The movie The End of the Spear tells the true story of five missionaries who gave their lives to reach the violent Waodoni tribe in the jungles of Ecuador in the 1950s. Led by Nate Saint, the missionaries were eager to reach the Waodoni people before they all died off from their intertribal warfare and vicious revenge killings.
As Nate prepares for his adventure, his family gathers around him on the dirt airstrip in front of their house. As he kisses his wife goodbye, his son, Steve, looks at the gear in the plane and notices a rifle. Obviously worried, he turns to his father and asks, “If the Waodoni attack, will you use your guns? Will you defend yourselves?”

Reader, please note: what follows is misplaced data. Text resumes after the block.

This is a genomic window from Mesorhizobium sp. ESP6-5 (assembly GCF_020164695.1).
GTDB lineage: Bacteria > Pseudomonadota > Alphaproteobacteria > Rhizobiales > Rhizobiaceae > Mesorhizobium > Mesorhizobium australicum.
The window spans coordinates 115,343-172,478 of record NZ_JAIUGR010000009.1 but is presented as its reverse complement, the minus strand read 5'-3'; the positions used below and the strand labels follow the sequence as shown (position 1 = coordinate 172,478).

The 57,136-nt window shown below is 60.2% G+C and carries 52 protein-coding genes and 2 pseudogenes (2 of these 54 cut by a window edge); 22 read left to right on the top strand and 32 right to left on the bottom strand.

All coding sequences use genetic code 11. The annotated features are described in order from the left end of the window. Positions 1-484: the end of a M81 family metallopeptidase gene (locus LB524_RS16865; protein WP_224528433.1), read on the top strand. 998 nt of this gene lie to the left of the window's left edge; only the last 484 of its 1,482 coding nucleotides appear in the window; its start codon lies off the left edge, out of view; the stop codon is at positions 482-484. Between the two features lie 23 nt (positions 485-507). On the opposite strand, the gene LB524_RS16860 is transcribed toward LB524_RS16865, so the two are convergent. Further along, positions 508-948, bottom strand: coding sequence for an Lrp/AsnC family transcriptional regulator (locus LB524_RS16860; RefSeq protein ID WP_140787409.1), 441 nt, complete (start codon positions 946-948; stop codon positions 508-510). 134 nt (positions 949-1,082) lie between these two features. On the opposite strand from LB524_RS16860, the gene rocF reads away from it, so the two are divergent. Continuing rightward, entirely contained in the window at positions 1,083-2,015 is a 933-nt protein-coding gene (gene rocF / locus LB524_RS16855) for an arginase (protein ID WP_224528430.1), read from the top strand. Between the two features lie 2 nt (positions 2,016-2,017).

Nate looks his boy dead in the eye and responds, “Son, we can’t shoot the Waodoni. They’re not ready for heaven. We are.” (End of the Spear, 00:32:30—00:33:48, Every Tribe Entertainment, 2006, directed by Jim Hanon, written by Bill Ewing and Bart Gavigan)
Nate Saint understood the fate of the unbeliever as compared to his own fate. He knew he could withstand some temporary pain, but he didn’t want the Waodoni people to experience the eternal pain of hell, at least not before they had a chance to hear the gospel.
(From a sermon by C. Philip Green, In the Fire! 7/30/2011)
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Contributed by Melvin Newland on Aug 2, 2002
Our Lord said, “Go into all the world & preach the good news to every creature.” What is that good news? I think it consists of two things that need to be proclaimed - that would really be “good news” to the world today. (PowerPoint Available - #288)